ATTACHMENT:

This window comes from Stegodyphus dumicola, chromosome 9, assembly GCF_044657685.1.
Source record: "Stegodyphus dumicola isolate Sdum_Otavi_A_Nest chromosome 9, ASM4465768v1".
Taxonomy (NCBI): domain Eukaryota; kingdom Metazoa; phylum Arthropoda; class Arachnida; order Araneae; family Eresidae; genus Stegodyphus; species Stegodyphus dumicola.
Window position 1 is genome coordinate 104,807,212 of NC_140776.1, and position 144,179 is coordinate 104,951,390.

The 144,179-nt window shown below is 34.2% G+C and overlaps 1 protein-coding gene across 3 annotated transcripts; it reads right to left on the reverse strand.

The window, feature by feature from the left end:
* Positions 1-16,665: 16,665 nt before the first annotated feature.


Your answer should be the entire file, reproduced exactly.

This window comes from Stegodyphus dumicola, chromosome 9, assembly GCF_044657685.1.
Source record: "Stegodyphus dumicola isolate Sdum_Otavi_A_Nest chromosome 9, ASM4465768v1".
Taxonomy (NCBI): domain Eukaryota; kingdom Metazoa; phylum Arthropoda; class Arachnida; order Araneae; family Eresidae; genus Stegodyphus; species Stegodyphus dumicola.
Window position 1 is genome coordinate 104,807,212 of NC_140776.1, and position 144,179 is coordinate 104,951,390.

The 144,179-nt window shown below is 34.2% G+C and overlaps 1 protein-coding gene across 3 annotated transcripts; it reads right to left on the reverse strand.

The window, feature by feature from the left end:
* Positions 1-16,665: 16,665 nt before the first annotated feature.